By Kathleen Leinweber, Public Health in South Africa, Spring 2012
It sits nestled in a sea of gold, platinum and silver. It glints, shines, teases and tantalizes as the light strikes its many faces, splaying its radiating iridescence. It is a sign of power, wealth, and love, yet is derived from generations of hard, physical labor. It is quite fascinating that such a tiny creature undergoes such an intricate removal and purification before it fulfills its characteristic role as a token of affection.
It is a diamond.
I had the privilege of visiting Cullinan Diamond mine while in Johannesburg, taking both a tour of the surface and an underground tour. Donned in full body suit, wool socks, hard hat with head lamp and boots that could easily obliterate an entire colony of cockroaches, we descended about 763 meters into the damp earth. It was both an interesting and thrilling experience to see the entire mining community and feel what it is like so far underground. This mine is home to the largest rough gem-quality diamond ever found at 3,106.75 carats! To put it into perspective, the average engagement ring boasts a 1.18 carat diamond, so that’s like 2,632 engagement rings!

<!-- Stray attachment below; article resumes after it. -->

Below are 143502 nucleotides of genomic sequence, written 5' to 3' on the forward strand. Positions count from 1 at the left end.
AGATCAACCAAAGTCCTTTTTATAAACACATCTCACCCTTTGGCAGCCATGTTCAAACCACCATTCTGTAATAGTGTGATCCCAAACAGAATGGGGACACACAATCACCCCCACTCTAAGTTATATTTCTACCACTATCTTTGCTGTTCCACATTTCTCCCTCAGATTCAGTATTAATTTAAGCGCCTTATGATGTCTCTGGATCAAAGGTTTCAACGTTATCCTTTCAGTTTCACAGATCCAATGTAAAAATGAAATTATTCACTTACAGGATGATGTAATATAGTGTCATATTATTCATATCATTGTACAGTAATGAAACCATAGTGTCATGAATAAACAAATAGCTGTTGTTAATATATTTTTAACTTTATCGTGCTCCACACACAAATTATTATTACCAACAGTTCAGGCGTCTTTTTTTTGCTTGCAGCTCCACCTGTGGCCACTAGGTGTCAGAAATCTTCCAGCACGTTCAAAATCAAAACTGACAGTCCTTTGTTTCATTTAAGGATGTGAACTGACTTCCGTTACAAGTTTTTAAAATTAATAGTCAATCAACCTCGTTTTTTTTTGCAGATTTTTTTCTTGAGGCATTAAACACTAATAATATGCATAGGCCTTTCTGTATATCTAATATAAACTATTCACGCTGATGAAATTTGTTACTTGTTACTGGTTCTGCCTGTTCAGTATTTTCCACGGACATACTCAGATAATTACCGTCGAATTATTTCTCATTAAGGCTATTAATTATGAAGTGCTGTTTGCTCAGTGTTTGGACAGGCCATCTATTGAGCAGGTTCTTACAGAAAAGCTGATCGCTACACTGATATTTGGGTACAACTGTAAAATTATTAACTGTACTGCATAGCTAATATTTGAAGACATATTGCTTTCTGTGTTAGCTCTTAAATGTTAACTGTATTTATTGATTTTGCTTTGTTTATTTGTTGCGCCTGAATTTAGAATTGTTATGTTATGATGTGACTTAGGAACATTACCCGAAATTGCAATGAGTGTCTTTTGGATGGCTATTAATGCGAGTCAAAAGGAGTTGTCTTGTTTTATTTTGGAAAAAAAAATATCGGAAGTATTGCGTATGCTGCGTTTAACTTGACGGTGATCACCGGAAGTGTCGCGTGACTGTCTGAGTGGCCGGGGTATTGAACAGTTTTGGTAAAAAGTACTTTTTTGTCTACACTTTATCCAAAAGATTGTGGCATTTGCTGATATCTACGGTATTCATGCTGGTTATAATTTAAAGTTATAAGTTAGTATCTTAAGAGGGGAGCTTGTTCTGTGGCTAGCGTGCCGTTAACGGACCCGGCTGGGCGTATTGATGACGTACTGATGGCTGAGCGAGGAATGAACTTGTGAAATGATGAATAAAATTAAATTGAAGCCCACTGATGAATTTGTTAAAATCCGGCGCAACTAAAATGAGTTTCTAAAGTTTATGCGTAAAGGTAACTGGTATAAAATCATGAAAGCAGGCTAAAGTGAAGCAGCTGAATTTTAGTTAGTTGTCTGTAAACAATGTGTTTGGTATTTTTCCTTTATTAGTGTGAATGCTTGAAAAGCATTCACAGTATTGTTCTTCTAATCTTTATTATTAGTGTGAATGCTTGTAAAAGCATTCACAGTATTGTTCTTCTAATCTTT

And while the tour of the mine was really interesting, it is the entire industry and generations that have risked their lives that truly inspired me. Just seeing all the dangers, safety precautions and hearing about mining incidents (even though most accidents are in coal mines, not diamond) makes me really appreciate the work that these miners do. Not only is the work often dangerous, but the idea of working a 9-5 job so far underground without sunlight and constantly breathing essentially artificial air doesn’t sound like the most appealing lifestyle. These men and women come from generations of miners, which gives this entire industry such a rich historical depth (no pun intended).
But of course, nothing would interest me this much if it didn’t have a scientific or medical relevance. And it does. The mining industry has provided quite possibly hundreds of thousands of jobs to South Africans. Historically, men would travel from their rural homes to the urban cities to work in the mines. They spent days, even weeks, away from home and often found solace in sex workers and alcohol. During apartheid times, many miners were relocated from their families into hostels where they were provided sex workers and alcohol as a sort of compensation for their cooperation. They would eventually return home to their wives and unknowingly transmit diseases. Basically, this migratory lifestyle fueled the spread of communicable diseases, especially HIV/AIDS. It is just one of the many reasons that South Africa has such a high infection rate of HIV/AIDS!
My experience in the diamond mine has made me appreciate hard work, especially in such rough, dangerous conditions. It has made me think about the health implications on the miners and their families, and as I gaze down at my tiny diamonds in my high school graduation gift, I can forever understand the blood, sweat and tears that went into making such a beautiful gem.